The Backpacker's Father
Anya has been backpacking in the Spice Islands, but her last postcard home arrived months ago. Now her anxious father, Francesco, has gone in search of her. Almost within sight of land the ferry he's travelling on sinks and Francesco and two other Europeans are washed ashore on the island from which Anya's last postcard was sent. They are immediately arrested, and then almost as swiftly released under surveillance when Francesco shows the local police captain a photograph of himself with the country's president. Now, although they may not leave the island, they can pick up the pieces of their plans - the two Europeans to make their TV documentary about a remote tribe in the hills, Francesco to find his daughter. What Francesco cannot know is that by showing the photograph he has unleased a chain of events that leaves them all at the mercy of the conflicting ambitions of the Christian police chief and the Muslim army colonel.
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- Paperback | 256 pages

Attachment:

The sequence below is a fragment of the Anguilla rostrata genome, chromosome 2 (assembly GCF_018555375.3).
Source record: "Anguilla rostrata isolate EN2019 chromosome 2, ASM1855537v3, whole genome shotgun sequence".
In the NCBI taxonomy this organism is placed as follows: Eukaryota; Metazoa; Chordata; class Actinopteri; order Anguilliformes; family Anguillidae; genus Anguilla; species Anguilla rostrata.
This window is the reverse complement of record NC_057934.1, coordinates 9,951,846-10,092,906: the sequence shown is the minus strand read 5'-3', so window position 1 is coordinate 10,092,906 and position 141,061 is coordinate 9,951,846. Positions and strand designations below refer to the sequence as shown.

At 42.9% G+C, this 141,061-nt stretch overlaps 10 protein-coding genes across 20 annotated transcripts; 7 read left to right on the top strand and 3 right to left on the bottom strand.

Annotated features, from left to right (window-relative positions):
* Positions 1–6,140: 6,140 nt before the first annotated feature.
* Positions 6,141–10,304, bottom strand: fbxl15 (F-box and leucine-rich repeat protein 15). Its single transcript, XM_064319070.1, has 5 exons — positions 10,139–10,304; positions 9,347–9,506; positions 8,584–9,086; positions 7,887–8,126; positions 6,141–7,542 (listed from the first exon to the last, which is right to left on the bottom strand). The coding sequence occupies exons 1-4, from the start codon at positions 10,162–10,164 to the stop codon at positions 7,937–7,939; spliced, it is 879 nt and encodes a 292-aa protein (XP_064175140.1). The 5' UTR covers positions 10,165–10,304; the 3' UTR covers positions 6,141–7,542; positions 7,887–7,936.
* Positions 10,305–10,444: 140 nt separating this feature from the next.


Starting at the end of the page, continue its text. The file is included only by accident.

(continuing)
- 153 x 234 x 19.05mm | 385.55g
- 30 Oct 2006
- Bloomsbury Publishing PLC
- London, United Kingdom
"Gunnar Kopperud's 'The Time of Light' enters the mind of a young German fighting at Stalingrad and helps us come to terms with guilt and complicity. A magnificent novel." (Guardian)
PRAISE FOR THE TIME OF LIGHT 'Gunnar Kopperud's The Time of Light enters the mind of a young German fighting at Stalingrad and helps us come to terms with guilt and complicity. A magnificent novel' Guardian 'Visceral, shocking and impressive' Observer PRAISE FOR LONGING 'An ambitious meditation on the nature of human conflict topical and stimulating' The Times 'Kopperud's haunting voice kept me coming back for more' Guardian
About Gunnar Kopperud
Gunnar Kopperud was born in Norway in 1946 and studied theatre in Strasbourg and London, later taking a Master's degree in philosophy at the University of Oslo. He has worked as a journalist for, among others, Associated Press and the leading Norwegian daily paper, Dagbladet. He is the author of The Time of Light and Longing. He lives in Norway. Christopher Jamieson is the translator of Longing.